Globalism has badly wounded internationalism. Labour is an internationalist party, as are the British people, and as such we should be fighting tooth and nail to ensure that internationalism and globalism aren’t conflated. We should not leave anyone behind in the world. But we cannot just preach internationalism. It will require action as well. This will mean international aid and supporting allied governments during times of national emergencies. This includes being an active member of supranational organisations such as NATO, the UN and the WTO. If we succumb to the populist outlook on the world whereby we refuse to maintain our acceptance of Article 5 of NATO, thereby allowing international pariahs to grab spheres of influence through military action, we will be failing our founding principles.

Being a progressive internationalist means that we want to see our friends thrive and succeed. That is why we express our wish for a strong European Union, with which we’ll work closely, challenging the approach by some who wish to weaken international and European institutions.


Law, order and justice form the foundations of our society. That is why any Labour Government must have values which demonstrate that we take no nonsense when people break those foundations. We must produce a set of policies and principles whereby the armed forces, police, security services, border force and the often-forgotten prison service are given the support they need to do their job. A Labour Government’s values must include action on reducing crime, supporting our forces, strong clear policy on border control and migration. All part of the active and dynamic state.


The Labour Party should cherish the achievements of its citizens and be proud of our country. As ever, George Orwell provides the best quote possible for patriotism:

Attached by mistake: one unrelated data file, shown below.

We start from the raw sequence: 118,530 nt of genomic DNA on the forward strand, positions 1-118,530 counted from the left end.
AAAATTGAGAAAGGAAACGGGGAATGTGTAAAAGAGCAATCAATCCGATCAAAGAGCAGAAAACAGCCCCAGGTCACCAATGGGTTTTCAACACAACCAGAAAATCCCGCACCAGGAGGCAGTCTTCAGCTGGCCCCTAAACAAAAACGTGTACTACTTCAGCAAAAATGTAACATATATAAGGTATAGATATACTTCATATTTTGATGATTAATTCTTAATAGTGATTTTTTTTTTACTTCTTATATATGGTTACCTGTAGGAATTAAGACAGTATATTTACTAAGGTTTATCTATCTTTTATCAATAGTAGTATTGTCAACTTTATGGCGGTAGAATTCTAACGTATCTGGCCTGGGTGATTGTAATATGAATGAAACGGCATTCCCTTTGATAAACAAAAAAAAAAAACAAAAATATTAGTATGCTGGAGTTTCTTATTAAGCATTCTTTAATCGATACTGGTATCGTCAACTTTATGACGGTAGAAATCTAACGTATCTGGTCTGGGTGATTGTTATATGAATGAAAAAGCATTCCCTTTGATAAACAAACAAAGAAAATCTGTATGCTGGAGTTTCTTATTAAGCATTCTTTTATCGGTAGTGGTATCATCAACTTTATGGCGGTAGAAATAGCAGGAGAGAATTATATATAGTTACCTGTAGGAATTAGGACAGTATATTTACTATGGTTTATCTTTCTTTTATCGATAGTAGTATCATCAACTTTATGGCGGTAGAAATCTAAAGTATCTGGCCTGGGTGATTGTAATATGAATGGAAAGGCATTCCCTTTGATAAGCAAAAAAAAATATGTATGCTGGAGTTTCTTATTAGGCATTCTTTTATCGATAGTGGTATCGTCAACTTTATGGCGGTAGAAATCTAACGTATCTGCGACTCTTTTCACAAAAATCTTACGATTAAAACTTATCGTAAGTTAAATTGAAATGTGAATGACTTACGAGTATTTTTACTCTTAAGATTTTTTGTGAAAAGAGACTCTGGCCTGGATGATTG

Patriotism has nothing to do with Conservatism. It is actually the opposite of Conservatism, since it is a devotion to something that is always changing and yet is felt to be mystically the same. It is the bridge between the future and the past.

Being proud of Britain has become a taboo, not to be spoken of by mainstream political parties. This has allowed for populist parties to twist patriotism to their will. Changing the true patriot narrative of community, internationalism, entrepreneurship, individualism and aspiration towards isolationism, bitterness and mistrust. If asked, the population would agree with the former and oppose the latter. We should build upon this patriotism internally as well as externally. What is meant by that? We should be ensuring that policies that flow from the Labour Party recognise the patriotic identities of the component parts of the UK, but they should unify the whole nation in a sense of justice and fairness. Two of the values we all share and which underpin all the regions and nations in the UK.

Corporate Justice

A Labour Government should promote fairness in all it does.

BHS, Sport Direct, RBS are all examples of where corporations have worked in the interests of an elite and not for the people who work for and consume their services. Labour wants to see ethical business become the norm in the UK. With policies that encourage greater involvement of the shareholders, workers and consumers into the operations of businesses, we can create a system that boosts the ethical nature of business, and marks out British businesses from the rest of the world. Leading the way and giving British business a unique selling point around the world.